I saw the communities that are located in between the tourist destinations. They are poor, english is non-existent, and generally there seems like little going on in these places apart from a rural agrarian life style that offers little in the way of tourism opportunities. From a backpacker standpoint, its a shame you cant explore these areas with a bit more confidence, but I really did not see or hear anyone say they did extensive traveling in these areas and that includes the bearded backpackers right on through the lonely planet packs of 4 girls.

I am happy I saw what I saw, but I wont be coming back anytime soon.

Posted by efstein 13:48 Archived in Vietnam Tagged backpacking Comments (0)

Hanoi, Vietnam

semi-overcast 80 °F

I flew into Vietnam with very high expectations. Thailand and Laos were good warmups, and now I wanted to finish off the trip with a memorable 3 week run north to south in Vietnam. Hanoi was the starting point, and in short, I really enjoyed Hanoi. Most people I meet hedge their reviews of Hanoi - its too busy, too smelly, too dirty - you get the point, and I guess in a way it is all of those things. But Hanoi is also this very strange place that has seen countless empires rise and fall, foreign colonization rise and fall, and is home to a continuing interplay between communism and the country's modern balance with capitalsim. The underlying amalgam of hardships and political posturing is written all over Hanoi - on the walls, in the decaying old city, and especially on the faces of its residents. This gives an American like myself a lot to chew on.

I stayed in the old city which is one of the oldest preserved 'old cities' in any asian country. Its streets are narrow and the shops all moonlight as homes for the shopkeepers. During the day the sidewalks are filled with merchants, motorbikes, and food stalls - walking requires frequent detours into the street. The street. Wow, well Hanoi trumps everywhere I have ever been in terms of street chaos. Seemingly endless numbers of motorbikes twist and turn with little regard for traffic laws, which I have learned are loose to non-existent in Hanoi. But in all the chaos, I found an endearing order to the old city. Old alley ways were lined with food stalls and the locals sit on tiny chairs and eat their Pho (Vietnamese Soup). I was not harassed by too many touts, scammers, or street vendors, at least no more than what I am now accustomed to in southeast Asia. And as you move through the old city to the Hoan Kiem Lake the choas opens up into a more modern city with larger streets and a city plan that uses the lake as a central point.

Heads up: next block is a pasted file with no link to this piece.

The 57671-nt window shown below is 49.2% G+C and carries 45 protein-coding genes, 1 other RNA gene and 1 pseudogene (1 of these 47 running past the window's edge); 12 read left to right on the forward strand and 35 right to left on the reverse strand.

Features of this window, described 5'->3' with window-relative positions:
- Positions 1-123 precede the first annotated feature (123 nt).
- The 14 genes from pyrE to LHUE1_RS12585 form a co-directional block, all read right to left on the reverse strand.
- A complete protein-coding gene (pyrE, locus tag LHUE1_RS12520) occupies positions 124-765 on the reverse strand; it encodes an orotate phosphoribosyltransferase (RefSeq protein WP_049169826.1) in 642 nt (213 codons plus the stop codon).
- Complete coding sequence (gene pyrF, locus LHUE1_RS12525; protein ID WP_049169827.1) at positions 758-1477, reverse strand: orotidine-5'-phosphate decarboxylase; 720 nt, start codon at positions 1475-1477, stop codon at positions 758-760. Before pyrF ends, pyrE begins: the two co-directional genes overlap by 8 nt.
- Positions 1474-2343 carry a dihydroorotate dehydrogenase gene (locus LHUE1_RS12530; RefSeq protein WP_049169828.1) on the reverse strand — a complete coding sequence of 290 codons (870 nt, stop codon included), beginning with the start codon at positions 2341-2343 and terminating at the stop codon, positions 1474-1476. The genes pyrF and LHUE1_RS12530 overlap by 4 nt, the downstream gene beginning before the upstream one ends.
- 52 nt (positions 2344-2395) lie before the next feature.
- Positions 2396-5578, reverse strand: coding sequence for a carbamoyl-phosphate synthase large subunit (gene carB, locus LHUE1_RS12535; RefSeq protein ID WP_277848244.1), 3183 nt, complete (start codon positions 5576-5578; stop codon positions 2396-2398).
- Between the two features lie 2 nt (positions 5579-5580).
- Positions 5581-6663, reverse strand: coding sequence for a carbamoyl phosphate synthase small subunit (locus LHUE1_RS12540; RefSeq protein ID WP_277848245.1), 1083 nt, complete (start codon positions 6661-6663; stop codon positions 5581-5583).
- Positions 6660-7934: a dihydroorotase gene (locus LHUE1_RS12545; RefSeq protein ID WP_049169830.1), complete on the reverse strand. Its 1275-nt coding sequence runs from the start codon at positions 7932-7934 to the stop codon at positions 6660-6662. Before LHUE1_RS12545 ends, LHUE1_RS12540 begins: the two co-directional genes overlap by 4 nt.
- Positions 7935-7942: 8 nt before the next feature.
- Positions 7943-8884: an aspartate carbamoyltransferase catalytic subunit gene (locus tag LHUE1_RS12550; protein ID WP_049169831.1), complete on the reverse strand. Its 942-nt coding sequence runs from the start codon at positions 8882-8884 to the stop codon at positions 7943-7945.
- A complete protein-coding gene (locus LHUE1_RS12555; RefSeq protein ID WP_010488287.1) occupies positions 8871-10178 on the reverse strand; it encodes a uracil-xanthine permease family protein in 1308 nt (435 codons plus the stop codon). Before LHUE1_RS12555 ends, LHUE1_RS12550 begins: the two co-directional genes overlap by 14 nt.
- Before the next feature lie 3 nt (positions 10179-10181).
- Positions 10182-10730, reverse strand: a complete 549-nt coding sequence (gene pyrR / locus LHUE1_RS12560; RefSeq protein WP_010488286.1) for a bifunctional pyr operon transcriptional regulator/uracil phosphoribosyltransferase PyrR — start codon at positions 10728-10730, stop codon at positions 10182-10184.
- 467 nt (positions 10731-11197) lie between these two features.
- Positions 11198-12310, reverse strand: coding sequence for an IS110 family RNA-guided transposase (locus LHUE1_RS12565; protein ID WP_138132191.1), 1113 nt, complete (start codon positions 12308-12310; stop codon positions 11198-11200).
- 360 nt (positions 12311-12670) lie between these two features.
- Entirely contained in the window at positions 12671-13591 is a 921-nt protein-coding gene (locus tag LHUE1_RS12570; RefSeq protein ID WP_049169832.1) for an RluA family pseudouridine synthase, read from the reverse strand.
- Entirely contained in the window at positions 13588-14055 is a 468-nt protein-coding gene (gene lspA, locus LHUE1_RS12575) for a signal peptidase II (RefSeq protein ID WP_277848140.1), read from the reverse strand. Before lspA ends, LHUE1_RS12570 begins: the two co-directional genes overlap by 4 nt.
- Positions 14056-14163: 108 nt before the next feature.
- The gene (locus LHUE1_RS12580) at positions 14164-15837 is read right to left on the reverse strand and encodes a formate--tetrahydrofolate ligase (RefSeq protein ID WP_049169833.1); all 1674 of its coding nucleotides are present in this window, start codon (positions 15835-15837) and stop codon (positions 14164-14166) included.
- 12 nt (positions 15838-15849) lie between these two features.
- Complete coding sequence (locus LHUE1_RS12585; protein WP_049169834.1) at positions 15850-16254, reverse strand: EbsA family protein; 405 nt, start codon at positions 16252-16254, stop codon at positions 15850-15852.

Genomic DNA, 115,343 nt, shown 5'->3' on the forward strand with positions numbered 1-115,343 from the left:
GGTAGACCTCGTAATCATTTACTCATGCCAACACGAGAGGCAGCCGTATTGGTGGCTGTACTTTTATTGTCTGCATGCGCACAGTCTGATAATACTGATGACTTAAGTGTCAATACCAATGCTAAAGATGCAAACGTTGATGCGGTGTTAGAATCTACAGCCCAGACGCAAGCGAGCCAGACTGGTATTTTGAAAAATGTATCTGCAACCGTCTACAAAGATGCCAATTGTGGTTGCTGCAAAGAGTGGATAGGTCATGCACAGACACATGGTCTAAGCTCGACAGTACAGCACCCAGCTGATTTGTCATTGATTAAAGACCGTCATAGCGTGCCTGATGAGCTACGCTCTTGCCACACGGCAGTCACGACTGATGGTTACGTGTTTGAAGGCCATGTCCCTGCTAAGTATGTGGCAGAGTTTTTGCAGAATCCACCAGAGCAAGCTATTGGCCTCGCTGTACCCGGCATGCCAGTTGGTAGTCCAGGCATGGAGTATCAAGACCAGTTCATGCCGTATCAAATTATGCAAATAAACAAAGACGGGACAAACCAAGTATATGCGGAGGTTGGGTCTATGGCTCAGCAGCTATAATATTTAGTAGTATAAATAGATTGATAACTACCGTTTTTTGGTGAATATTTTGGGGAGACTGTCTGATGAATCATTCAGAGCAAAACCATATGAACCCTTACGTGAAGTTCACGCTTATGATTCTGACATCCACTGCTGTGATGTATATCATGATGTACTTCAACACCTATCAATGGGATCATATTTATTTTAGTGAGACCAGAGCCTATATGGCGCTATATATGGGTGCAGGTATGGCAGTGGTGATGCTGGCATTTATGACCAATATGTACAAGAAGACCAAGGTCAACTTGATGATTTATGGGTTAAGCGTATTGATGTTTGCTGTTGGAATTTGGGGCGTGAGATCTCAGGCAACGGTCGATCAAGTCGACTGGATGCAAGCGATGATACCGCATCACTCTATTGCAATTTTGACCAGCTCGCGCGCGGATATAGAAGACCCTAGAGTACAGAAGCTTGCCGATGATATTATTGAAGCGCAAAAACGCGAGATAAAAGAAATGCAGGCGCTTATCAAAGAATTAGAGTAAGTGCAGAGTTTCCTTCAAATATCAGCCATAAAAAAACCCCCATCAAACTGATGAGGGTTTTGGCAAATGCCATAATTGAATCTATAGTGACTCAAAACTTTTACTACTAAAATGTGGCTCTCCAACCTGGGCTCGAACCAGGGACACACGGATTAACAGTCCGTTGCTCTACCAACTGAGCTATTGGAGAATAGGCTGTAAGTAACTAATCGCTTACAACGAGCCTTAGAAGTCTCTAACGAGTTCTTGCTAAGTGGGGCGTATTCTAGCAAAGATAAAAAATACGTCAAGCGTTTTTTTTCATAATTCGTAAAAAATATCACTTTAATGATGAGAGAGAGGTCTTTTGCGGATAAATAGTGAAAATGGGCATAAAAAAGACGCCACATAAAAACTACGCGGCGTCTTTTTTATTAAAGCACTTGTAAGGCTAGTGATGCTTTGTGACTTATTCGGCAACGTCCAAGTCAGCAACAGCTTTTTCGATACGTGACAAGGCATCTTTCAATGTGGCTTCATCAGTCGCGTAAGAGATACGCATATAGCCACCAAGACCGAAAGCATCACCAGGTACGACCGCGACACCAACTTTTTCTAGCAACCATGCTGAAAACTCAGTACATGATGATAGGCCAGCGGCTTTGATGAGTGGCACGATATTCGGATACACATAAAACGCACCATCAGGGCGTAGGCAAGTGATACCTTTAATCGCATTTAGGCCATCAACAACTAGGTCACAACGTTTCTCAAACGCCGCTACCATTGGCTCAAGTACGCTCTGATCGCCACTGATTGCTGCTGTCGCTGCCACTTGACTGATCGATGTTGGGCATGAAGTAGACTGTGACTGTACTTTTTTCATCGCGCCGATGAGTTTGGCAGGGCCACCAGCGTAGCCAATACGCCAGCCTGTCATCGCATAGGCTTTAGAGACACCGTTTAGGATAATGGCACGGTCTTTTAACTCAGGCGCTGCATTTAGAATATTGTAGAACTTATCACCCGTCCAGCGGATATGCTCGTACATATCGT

From the lake I walked through variously nice and not so nice neighborhoods to view the french inspired colonial architecture, the "Hanoi Hilton" known here as Hoa Lo Prison - famous for holding American POWs and before that used by the French to hold Vietnamese socialists and communists - a scary place. I walked through a mediocre Botanical Gardens, saw the Ho Chi Minh Mausoleum (sadly, Ho was getting cleaned up this month so I couldnt view him). I took in the Fine Arts Museum which held a nice collection of art, even if the building reminded me of a portion of my high school, and I also saw a memorial to John McCain, the American senator who was shot down in central Hanoi when he was a fighter pilot in the war. He is actually revered in Vietnam for his eventual pro-Vietnam stance regarding the war.